A few things pulled me out of the story  temporarily. For one thing, there really isn’t a whole lot of money being made by these criminals, nowhere near as much as I would expect considering what they’re doing. Also, a conversation between Brady and Detective Ruiz regarding Brady’s personal life didn’t ring true, mainly because her comments are ill-considered and unnecessarily mean with no provocation. Still, I enjoyed Cornered on the whole and will be interested in trying more of Mr. Blenham’s work starting with his first book, Price of Justice. (Note: these two books are both standalones at the present time but I understand Price of Justice is the first of a series and, in my opinion, Cornered has left Brady in position to return in future volumes.)

Reviewed by Lelia Taylor, September 2014.

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“Alan Brenham’s Cornered is a taunt thriller filled with murderous twists
and turns that will satisfy readers who love good crime fiction. As a cop
and a lawyer, Brenham has been there and done that and in this, his second
outing, the authenticity of his storytelling ability continues to shine through.”
– Michael McGarrity, New York Times Bestselling Author of Hard Country & Backlands

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About the Author

 

Alan BrenhamAlan Behr served as a law enforcement officer and criminal investigator for seventeen years before earning a law degree from Baylor University. After obtaining his law license, he worked as a prosecutor and criminal defense attorney for twenty-two years. His personal and official travels took him to several European and Middle Eastern countries, Alaska and almost every island in the Caribbean. He has lived in Berlin, Germany while working with US military forces. After retiring from government service, he has authored two crime novels – Price of Justice and Cornered – under the pen name of Alan Brenham. He is presently working on two more novels. Alan and his wife, Lillian, currently live in the Austin, Texas area.

 

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Book Review: Murder in Devon by Maggi Andersen

Murder in Devon
Originally published as Casey’s Luck by Maggi Coleman
Maggi Andersen
Black Opal Books, February 2012
ISBN 978-1-937329-33-4
Ebook
Also available as a trade paperback

From the publisher—

She wants the truth, but it may cost her more than she thinks…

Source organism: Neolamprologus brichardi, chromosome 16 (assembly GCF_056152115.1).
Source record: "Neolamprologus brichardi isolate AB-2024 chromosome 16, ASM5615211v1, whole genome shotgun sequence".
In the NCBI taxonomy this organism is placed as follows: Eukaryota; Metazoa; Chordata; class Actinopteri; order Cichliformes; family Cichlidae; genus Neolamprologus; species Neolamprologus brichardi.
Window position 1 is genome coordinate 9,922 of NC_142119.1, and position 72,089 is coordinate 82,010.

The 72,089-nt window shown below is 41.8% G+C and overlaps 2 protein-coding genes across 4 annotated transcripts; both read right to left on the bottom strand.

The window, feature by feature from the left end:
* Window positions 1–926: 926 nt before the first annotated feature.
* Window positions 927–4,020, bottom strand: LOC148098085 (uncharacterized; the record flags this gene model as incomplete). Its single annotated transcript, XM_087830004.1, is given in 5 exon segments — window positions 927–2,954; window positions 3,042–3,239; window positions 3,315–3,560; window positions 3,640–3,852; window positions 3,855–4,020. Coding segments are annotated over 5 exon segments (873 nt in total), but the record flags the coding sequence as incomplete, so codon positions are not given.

An ex-patriot-American living in England, magazine reporter Casey Rowan wakes to find one best friend murdered and another seriously injured. Casey is determined to find the killer, despite running afoul of the detective in charge of the case—a blue-eyed Scot named Rod Carlisle, who considers her a prime suspect. As Casey gets closer to the truth, losing her heart to the sexy cop isn’t the only thing she risks. Now her life is danger, too.

He wants her, but he may have to choose between love and duty…

Rod has no patience with civilians who interfere in police matters, even hot little numbers like Casey. Though he tries to keep things professional, Casey’s beauty and spunk are hard to resist. He warns her that what she’s doing is dangerous, but he only succeeds in alienating her. She refuses to listen and goes off on her own with disastrous results. Now Rod’s in a race to find the killer before the woman he loves becomes the next victim.

On the surface, Murder in Devon is not much different from many other English mysteries and that’s not a bad thing. There’s a certain comfort to be found in familiar locales and with British police and homes and personalities. A developing romance is not unwelcome and our leading lady is intelligent and perfectly capable of ferreting out some answers although she does jump into the fray a little precipitously perhaps because she herself starts out as a prime suspect. Having said that, I must confess that there’s one thing about Casey that I particularly liked.

Casey stands up for herself.

So often, the heroine defies the police behind their backs and puts herself in harm’s way without thinking through the possible consequences. Casey, though, has a different modus operandi—she tells the detective what she intends to do, listens to him tell her why she shouldn’t do it, and then tells him she’s going to do it anyway. No sneaking around avoiding Rod and, while he may be unhappy about it, Rod knows the score and deals with it accordingly. How refreshing is that?

The mystery here is solid with plenty of possible motives and killers and I, for one, did not figure it out too early. I had my suspicions but that’s all they were until near the end and the unearthing of powerful secrets added a great deal to the story.

Maggi Andersen lives in Australia but has set this mystery in England. Was that a good idea? Well, there are two ways I look at that. I truly love fiction set in the British Isles, especially mystery, and that setting certainly can’t be beat for atmosphere. On the other hand, Australia calls to me and I find myself searching for genre fiction set there so I would not have been unhappy if Ms. Andersen had chosen to locate her story in that part of the world. Then again, the fact that Casey is an American ex-pat probably makes more sense, logistically, if England is her second home. So, I was more than content to be “visiting” England this time and perhaps the author will favor us with an Australian mystery down the road. In the meantime, I’ll look forward to what I hope will be many more investigations for Casey and Rod.

Reviewed by Lelia Taylor, May 2012.

Come back tomorrow for a chance to win a copy of

Murder in Devon by Maggi Andersen

and to enjoy Maggi’s guest blog.